(a) First, the issue of a non-completion notice.
(b) Second, the issue of a notice that the employer “may require payment of, or may withhold or deduct, liquidated damages”. This was labelled a Warning Notice.
(c) Third, a Notice that the employer “requires” the contractor to pay liquidated damages or “will” withhold or deduct liquidated damages. This was labelled a Deduction Notice.

Grove sent the Warning Notice and Deduction Notice in the correct sequence, but in such quick succession that the former had not reached S&T’s inbox before the latter was sent.

S&T contended that the Deduction Notice was invalid, because it had not received the Warning Notice before the Deduction Notice was sent, and so it had not been given time to read or digest the Warning Notice first.

Coulson J rejected that argument, holding that:

“The contract required two separate notices and it required those notices to be sent, and received, in a particular sequence. If one or both of those notices was not received, or if they had been sent or received in the wrong order, they would be prima facie invalid. But that is not the case…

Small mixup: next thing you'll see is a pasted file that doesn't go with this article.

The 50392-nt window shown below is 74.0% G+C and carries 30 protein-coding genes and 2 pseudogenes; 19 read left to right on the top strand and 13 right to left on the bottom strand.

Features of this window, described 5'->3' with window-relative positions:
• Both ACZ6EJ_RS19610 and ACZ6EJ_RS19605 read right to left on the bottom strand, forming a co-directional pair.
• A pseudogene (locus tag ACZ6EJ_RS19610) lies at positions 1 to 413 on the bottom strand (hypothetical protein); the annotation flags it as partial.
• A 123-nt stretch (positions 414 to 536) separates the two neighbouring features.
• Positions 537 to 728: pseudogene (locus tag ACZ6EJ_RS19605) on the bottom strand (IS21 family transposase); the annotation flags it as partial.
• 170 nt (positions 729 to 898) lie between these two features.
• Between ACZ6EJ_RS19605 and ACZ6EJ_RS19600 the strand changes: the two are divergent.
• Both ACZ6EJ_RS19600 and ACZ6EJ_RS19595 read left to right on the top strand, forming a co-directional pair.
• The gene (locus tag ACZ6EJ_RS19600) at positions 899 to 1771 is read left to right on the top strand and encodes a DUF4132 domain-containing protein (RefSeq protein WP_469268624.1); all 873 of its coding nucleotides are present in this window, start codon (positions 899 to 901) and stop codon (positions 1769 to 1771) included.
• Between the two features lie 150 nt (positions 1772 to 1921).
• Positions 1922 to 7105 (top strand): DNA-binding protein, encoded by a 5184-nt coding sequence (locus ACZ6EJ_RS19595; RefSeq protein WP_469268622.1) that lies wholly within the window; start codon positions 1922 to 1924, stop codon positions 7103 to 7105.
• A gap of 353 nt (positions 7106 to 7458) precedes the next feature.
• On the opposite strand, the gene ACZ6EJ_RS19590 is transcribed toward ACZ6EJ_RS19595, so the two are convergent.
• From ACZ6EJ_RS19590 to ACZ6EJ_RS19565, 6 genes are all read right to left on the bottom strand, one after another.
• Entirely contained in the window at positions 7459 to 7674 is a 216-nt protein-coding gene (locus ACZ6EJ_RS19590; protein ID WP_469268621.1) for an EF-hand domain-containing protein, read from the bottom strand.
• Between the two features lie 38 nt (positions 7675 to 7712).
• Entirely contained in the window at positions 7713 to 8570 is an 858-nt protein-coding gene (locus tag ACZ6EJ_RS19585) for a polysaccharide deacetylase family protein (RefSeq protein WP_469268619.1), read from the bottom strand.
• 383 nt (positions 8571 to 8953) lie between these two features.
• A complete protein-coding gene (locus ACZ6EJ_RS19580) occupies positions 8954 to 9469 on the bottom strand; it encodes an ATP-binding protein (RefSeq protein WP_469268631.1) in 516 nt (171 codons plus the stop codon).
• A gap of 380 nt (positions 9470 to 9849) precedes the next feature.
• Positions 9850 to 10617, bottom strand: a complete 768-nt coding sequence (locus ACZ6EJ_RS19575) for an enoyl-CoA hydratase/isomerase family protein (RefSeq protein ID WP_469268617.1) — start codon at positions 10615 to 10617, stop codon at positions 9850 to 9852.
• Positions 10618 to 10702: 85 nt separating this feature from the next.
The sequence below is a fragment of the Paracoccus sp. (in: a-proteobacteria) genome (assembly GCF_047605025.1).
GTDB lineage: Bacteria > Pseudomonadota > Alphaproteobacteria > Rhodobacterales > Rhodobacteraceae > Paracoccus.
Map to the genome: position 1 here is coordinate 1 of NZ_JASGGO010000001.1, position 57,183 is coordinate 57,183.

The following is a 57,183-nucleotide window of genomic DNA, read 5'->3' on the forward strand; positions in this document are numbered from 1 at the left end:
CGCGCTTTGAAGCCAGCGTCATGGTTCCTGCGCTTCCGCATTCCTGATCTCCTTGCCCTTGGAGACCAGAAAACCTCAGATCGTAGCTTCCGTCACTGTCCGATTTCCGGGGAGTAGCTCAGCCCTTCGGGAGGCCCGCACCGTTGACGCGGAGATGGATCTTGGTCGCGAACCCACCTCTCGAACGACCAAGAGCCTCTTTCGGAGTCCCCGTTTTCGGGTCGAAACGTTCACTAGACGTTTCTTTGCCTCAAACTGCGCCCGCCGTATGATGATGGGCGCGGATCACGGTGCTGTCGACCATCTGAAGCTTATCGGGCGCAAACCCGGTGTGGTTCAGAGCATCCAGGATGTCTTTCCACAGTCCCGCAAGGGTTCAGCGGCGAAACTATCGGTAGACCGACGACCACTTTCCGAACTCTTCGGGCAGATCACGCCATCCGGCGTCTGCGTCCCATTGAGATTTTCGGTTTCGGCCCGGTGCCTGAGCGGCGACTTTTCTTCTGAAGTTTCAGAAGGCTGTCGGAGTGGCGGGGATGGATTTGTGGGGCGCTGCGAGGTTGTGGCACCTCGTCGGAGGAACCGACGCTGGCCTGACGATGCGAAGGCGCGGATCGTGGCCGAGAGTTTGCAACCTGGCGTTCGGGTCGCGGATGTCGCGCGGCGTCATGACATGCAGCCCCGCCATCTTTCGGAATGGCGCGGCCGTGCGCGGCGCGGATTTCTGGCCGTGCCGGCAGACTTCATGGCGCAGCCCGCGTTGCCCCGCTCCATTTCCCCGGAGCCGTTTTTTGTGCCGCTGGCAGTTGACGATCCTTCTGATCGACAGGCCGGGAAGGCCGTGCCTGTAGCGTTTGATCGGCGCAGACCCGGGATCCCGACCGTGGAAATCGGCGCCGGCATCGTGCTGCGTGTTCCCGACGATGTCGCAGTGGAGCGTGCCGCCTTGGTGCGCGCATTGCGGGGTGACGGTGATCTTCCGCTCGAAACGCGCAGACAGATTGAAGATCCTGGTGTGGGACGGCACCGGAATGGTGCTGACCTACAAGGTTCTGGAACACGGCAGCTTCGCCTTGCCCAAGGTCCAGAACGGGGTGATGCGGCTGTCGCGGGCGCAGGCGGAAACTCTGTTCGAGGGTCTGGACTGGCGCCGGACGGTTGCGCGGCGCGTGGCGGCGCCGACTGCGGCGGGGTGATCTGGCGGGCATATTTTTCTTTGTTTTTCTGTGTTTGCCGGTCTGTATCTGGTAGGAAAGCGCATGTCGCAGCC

“…I have come to the conclusion that, provided – as here – the two sets of notices were served in the correct sequence and were received in the correct sequence, they cannot be said to be defective.”

This is a notable determination because it makes the Warning Notice a mere procedural hurdle. If there is no requirement for any time to elapse between the issue of the Warning Notice and the issue of the Deduction Notice, then this raises questions about the purpose and utility of the Warning Notice.

Conclusion

This decision, one of Mr Justice Coulson’s final judgments before his elevation to the Court of Appeal, is likely to send some shockwaves around the construction industry, which has become used to the phenomenon of so-called ‘smash and grab’ adjudications.

This decision may well spell the end of such practice, at least for now. Coulson J gave S&T permission to appeal against his decision on Issues A, C and D. It will be interesting to see how the Court of Appeal will approach these important issues, which continue to exercise the industry.